Cord blood

Definition 
Cord blood is a sample of blood collected from the umbilical cord at the time of birth.

How the test is performed 

Immediately after the birth of your baby, the umbilical cord is clamped and cut. If cord blood is to be drawn, another clamp is placed 8 to 10 inches away from the first, then the isolated section is cut and a blood sample is collected into a specimen tube.

How to prepare for the test 
No special preparation is necessary for this test.

How the test will feel 
You will not feel anything beyond the normal birthing process.

Why the test is performed 
Cord blood testing is performed to assess the following:

     
  • Blood gases, to evaluate the oxygen, carbon dioxide, and pH levels  
  • Blood type and Rh  
  • Respiratory status  
  • Complete blood count (CBC)  
  • Platelet count  
  • Hemoglobin levels (Hgb)  
  • Hematocrit (HCT)  
  • Bilirubin levels  
  • Glucose  
  • Blood culture (if an infection is suspected)

Normal Values 
Normal values indicate that all items evaluated are within normal range.

What abnormal results mean 

A low pH (less than 7.2) indicates high levels of acids in the baby’s blood. This might occur when the baby does not get enough oxygen during labor. One reason for this could be that the umbilical cord was compressed during delivery.

A blood culture that is positive for bacteria indicates septicemia.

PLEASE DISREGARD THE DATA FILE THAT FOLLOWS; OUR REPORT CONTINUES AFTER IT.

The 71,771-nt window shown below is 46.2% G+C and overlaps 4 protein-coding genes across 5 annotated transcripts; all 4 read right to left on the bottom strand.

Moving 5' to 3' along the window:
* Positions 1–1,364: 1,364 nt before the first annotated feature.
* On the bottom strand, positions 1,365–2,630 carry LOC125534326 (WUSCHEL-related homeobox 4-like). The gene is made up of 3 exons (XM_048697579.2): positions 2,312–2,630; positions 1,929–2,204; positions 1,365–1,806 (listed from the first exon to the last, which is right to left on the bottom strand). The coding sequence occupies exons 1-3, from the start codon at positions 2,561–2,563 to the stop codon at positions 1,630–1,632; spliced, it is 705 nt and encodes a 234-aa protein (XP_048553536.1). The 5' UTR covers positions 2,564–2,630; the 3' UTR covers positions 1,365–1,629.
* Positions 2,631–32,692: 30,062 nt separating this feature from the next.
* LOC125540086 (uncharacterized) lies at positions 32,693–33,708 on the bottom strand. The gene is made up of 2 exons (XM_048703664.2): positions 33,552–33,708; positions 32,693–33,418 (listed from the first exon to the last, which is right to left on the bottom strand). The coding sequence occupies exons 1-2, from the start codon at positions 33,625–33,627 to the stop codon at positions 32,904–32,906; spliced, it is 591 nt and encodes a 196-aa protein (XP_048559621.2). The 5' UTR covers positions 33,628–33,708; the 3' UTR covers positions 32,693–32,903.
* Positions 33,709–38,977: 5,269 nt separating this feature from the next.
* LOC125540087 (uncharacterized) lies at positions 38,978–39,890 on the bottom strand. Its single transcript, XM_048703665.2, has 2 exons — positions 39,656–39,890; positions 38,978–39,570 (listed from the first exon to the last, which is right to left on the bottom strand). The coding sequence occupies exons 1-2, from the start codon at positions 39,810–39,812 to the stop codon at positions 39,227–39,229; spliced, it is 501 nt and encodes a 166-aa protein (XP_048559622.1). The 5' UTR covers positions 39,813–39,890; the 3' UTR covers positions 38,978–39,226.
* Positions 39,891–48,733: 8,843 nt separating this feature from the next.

Elevated levels of glucose in the cord blood may be found if the mother has diabetes. The newborn will be watched for rebound hypoglycemia after delivery.

Elevate bilirubin could indicate:

     
  • Maternal jaundice  
  • Maternal ingestion of sulfa drugs during pregnancy  
  • Rh incompatibility  
  • Dubin-Johnson syndrome  
  • Congenital toxoplasmosis  
  • Congenital rubella  
  • Congenital hepatitis  
  • Congenital CMV

What the risks are 
There are no risks above and beyond those normally experienced by the mother and child at the time of birth.

Special considerations 

Most hospitals routinely collect cord blood at birth, since it is relatively convenient and birth is the only time it is possible to do. Some parents choose to have cord blood banked, because it can be used later if the child has a condition that would require a bone marrow transplant. Cord blood can be used to re-constitute the immune system in place of a transplant and doesn’t require a search for a compatible donor.

If your child has a normal and uneventful birth, your health care provider may choose to run selected tests on the sample and not bank the sample.

Johns Hopkins patient information

Last revised: December 5, 2012
by David A. Scott, M.D.

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